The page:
Tip 3: Focus on choices

A narcissistic sister may complain about everything in her life and will insist on how people treat them in such an unfair and disrespectful way, making you see how other people owe her respect. 

She will also won’t see how her behavior influences how others avoid her or criticize her in return. If your sister is talking to you in this manner, simply give her choices in this situation. For instance, “That’s too bad. Sounds like you might want to put your energy somewhere else, or realize that so-and-so isn’t going to give you what you want. You always have a choice of what to do or who to be around. Good luck with that.”

Narcissistic Sister (A brief guide)

As Bill Eddy also explains “at the same time, it helps to know that you have choices, too. Being around a narcissist can be emotionally draining and trigger unnecessary self-criticism. You can choose to avoid them, limit your time together, or have someone else with you when you are around the person”. 

From a psychological perspective, if you feel you have a choice or choices and that you can choose to set limits, it helps you to feel less stressed.

Tip 4: Set boundaries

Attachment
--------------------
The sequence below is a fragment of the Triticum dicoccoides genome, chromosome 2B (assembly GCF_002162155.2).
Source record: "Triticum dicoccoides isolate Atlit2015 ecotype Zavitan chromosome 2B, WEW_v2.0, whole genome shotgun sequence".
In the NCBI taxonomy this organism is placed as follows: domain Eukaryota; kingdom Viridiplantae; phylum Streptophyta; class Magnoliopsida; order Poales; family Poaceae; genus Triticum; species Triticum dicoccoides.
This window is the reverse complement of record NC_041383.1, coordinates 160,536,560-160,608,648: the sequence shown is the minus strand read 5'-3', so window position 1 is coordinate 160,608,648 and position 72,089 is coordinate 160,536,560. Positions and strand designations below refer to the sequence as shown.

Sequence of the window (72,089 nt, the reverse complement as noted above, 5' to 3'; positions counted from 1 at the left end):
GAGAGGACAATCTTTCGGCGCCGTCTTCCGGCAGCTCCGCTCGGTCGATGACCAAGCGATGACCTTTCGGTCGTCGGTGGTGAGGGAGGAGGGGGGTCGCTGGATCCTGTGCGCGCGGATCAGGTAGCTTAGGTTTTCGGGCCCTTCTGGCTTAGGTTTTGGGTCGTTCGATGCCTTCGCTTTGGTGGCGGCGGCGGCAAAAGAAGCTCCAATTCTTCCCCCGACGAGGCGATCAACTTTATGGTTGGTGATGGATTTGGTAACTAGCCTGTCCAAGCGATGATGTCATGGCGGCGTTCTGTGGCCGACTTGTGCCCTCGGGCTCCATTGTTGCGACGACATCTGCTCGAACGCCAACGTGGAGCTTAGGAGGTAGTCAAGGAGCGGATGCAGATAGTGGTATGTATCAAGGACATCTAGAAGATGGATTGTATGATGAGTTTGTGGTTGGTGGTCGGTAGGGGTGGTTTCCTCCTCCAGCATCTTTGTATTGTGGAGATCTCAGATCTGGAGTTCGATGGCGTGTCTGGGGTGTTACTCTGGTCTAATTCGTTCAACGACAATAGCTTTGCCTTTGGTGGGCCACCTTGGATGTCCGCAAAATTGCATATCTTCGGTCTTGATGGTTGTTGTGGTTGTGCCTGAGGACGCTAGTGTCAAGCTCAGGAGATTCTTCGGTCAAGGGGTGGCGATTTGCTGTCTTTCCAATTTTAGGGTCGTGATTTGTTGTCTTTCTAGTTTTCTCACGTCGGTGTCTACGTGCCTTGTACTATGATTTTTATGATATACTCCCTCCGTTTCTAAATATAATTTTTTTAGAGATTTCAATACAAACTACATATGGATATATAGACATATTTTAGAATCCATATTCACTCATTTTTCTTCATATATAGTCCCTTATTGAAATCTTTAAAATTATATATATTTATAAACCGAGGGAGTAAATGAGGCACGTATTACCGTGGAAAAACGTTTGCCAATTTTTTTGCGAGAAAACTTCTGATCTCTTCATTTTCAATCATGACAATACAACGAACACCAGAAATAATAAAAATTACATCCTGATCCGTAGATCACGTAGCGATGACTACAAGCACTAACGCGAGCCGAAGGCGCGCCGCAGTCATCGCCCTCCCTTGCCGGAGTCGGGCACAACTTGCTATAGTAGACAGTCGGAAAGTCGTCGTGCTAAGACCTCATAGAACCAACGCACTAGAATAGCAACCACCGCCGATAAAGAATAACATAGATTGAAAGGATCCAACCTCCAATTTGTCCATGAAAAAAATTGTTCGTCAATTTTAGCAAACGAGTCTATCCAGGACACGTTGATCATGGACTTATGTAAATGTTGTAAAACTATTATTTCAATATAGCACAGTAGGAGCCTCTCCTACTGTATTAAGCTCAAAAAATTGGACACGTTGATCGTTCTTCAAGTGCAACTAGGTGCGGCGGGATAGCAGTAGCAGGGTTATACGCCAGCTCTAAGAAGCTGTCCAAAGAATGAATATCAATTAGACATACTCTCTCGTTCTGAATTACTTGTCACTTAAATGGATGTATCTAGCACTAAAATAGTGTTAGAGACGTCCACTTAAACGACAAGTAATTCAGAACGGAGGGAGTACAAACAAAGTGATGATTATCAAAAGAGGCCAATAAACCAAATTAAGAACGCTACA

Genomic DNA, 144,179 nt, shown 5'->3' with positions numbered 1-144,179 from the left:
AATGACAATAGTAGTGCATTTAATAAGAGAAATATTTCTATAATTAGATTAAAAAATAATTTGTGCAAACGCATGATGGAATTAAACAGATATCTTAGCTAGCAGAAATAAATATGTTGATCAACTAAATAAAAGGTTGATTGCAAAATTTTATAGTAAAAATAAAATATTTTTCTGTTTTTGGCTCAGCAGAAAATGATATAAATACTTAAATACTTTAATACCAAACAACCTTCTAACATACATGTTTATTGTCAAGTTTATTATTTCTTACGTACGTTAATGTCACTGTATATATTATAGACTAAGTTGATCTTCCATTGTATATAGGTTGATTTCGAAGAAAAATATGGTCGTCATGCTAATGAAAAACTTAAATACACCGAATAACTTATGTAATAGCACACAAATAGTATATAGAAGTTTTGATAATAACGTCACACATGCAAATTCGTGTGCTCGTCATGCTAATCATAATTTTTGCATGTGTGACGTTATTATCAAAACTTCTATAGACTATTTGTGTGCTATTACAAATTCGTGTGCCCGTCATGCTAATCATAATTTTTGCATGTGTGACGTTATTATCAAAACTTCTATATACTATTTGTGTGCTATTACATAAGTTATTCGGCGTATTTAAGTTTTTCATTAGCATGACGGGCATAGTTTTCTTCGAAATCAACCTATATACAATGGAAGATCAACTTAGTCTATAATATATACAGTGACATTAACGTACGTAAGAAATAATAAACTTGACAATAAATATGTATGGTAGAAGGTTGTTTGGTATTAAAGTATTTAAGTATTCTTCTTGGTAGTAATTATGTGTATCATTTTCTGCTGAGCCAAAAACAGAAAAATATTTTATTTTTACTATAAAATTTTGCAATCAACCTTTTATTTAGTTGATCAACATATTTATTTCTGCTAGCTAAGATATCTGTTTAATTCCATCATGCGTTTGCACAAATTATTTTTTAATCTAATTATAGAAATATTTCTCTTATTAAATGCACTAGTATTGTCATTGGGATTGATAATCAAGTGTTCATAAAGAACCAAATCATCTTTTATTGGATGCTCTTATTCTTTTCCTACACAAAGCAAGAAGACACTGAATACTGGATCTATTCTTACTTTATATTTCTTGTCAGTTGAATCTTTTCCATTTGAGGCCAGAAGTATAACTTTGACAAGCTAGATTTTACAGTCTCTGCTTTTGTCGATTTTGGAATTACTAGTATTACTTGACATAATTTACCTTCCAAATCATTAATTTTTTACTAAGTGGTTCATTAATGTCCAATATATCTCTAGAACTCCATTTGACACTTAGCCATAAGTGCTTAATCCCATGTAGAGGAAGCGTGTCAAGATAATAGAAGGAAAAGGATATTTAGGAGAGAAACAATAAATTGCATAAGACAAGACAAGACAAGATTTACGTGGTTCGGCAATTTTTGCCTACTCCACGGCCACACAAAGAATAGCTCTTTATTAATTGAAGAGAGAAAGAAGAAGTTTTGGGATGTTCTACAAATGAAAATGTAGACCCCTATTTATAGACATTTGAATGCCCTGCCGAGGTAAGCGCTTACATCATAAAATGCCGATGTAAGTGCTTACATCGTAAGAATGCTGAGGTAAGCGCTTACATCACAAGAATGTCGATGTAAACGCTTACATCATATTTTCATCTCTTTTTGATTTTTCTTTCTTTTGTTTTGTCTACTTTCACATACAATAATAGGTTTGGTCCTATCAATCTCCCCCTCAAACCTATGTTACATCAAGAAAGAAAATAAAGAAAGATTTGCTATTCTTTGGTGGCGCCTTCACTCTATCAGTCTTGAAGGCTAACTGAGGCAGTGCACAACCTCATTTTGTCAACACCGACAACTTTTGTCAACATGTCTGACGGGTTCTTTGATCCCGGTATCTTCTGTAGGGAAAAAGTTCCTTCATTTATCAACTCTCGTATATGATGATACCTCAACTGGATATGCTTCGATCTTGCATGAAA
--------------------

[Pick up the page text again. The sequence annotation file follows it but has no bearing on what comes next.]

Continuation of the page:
Probably you won’t be able to control your narcissistic sister’s behavior but you have the ability to control yours. Don’t engage in trying to change them, instead, try to look at ways on how you can change. Find ways to tolerate her narcissistic behavior. For instance, she will constantly demand attention and insult you or even your parents, going over established family rules and manipulating decision-making, however, you don’t have to agree or cooperate. 

You can remove yourself from the situation or avoid participating in their actions against you or others by simply saying you won’t tolerate their behavior and you don’t agree with her. 

Tip 5: Get support and consultation from a professional

You don’t have to feel alone when dealing with a narcissistic sister or a family member. Your own self-esteem may be negatively impacted so far due to the constant insults, criticisms, and humiliation. However, with the support of friends or professionals such as counselors, lawyers, and others, you can get a fresh and positive perspective on how you don’t have to feel embarrassed. 

Narcissists are very good at making you believe you are going crazy and you are the one with the problem, not them. This can make you feel so ashamed that you won’t even dare to speak about it with people outside your family, however, it is important to understand that your sister or a relative is suffering from a disorder they don’t really understand, are not aware of and didn’t ask to have. 

Talking about it will lift the weight of your shoulders, especially when communicating your feeling to a therapist or a professional who can eventually give you advise and possibly a course of action for you to follow. In some cases, it might be necessary to cut ties but on may other occasions, you can leat how to distant yourself emotionally so it won’t affect you as much as it used to. 

Narcissistic Sister (A brief guide)

Why is this blog about narcissistic sister important?